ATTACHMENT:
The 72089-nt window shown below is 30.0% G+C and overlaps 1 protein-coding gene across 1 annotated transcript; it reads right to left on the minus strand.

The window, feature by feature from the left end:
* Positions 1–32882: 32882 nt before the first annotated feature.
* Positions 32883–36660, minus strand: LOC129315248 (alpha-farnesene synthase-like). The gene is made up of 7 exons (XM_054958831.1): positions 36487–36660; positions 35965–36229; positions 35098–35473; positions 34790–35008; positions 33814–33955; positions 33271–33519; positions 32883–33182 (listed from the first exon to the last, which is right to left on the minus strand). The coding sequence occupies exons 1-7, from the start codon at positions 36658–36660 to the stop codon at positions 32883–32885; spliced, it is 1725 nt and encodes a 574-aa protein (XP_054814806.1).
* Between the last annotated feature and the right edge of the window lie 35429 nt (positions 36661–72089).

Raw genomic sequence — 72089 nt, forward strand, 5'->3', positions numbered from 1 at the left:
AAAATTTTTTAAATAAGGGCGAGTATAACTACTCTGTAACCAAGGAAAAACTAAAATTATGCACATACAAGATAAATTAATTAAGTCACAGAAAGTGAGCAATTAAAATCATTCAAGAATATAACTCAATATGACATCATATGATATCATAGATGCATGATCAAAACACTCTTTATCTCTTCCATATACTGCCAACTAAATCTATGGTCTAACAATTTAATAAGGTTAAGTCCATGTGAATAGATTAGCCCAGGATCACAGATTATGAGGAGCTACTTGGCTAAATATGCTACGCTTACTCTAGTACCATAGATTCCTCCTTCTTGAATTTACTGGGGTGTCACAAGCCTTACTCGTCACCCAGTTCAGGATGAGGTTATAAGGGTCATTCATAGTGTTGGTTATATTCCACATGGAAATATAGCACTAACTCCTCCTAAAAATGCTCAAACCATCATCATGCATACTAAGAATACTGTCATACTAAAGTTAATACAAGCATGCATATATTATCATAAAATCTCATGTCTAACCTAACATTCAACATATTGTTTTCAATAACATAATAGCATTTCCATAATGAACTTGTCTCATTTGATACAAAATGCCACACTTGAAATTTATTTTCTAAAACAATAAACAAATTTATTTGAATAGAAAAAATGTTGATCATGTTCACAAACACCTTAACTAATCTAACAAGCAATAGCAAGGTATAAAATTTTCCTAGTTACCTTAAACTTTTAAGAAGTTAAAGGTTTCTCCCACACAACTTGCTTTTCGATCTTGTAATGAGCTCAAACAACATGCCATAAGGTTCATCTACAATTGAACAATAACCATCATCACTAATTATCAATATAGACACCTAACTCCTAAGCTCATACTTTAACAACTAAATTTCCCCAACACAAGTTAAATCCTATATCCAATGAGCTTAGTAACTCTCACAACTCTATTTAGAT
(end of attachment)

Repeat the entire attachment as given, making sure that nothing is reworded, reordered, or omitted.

The 72089-nt window shown below is 30.0% G+C and overlaps 1 protein-coding gene across 1 annotated transcript; it reads right to left on the minus strand.

The window, feature by feature from the left end:
* Positions 1–32882: 32882 nt before the first annotated feature.
* Positions 32883–36660, minus strand: LOC129315248 (alpha-farnesene synthase-like). The gene is made up of 7 exons (XM_054958831.1): positions 36487–36660; positions 35965–36229; positions 35098–35473; positions 34790–35008; positions 33814–33955; positions 33271–33519; positions 32883–33182 (listed from the first exon to the last, which is right to left on the minus strand). The coding sequence occupies exons 1-7, from the start codon at positions 36658–36660 to the stop codon at positions 32883–32885; spliced, it is 1725 nt and encodes a 574-aa protein (XP_054814806.1).
* Between the last annotated feature and the right edge of the window lie 35429 nt (positions 36661–72089).

Raw genomic sequence — 72089 nt, forward strand, 5'->3', positions numbered from 1 at the left:
AAAATTTTTTAAATAAGGGCGAGTATAACTACTCTGTAACCAAGGAAAAACTAAAATTATGCACATACAAGATAAATTAATTAAGTCACAGAAAGTGAGCAATTAAAATCATTCAAGAATATAACTCAATATGACATCATATGATATCATAGATGCATGATCAAAACACTCTTTATCTCTTCCATATACTGCCAACTAAATCTATGGTCTAACAATTTAATAAGGTTAAGTCCATGTGAATAGATTAGCCCAGGATCACAGATTATGAGGAGCTACTTGGCTAAATATGCTACGCTTACTCTAGTACCATAGATTCCTCCTTCTTGAATTTACTGGGGTGTCACAAGCCTTACTCGTCACCCAGTTCAGGATGAGGTTATAAGGGTCATTCATAGTGTTGGTTATATTCCACATGGAAATATAGCACTAACTCCTCCTAAAAATGCTCAAACCATCATCATGCATACTAAGAATACTGTCATACTAAAGTTAATACAAGCATGCATATATTATCATAAAATCTCATGTCTAACCTAACATTCAACATATTGTTTTCAATAACATAATAGCATTTCCATAATGAACTTGTCTCATTTGATACAAAATGCCACACTTGAAATTTATTTTCTAAAACAATAAACAAATTTATTTGAATAGAAAAAATGTTGATCATGTTCACAAACACCTTAACTAATCTAACAAGCAATAGCAAGGTATAAAATTTTCCTAGTTACCTTAAACTTTTAAGAAGTTAAAGGTTTCTCCCACACAACTTGCTTTTCGATCTTGTAATGAGCTCAAACAACATGCCATAAGGTTCATCTACAATTGAACAATAACCATCATCACTAATTATCAATATAGACACCTAACTCCTAAGCTCATACTTTAACAACTAAATTTCCCCAACACAAGTTAAATCCTATATCCAATGAGCTTAGTAACTCTCACAACTCTATTTAGAT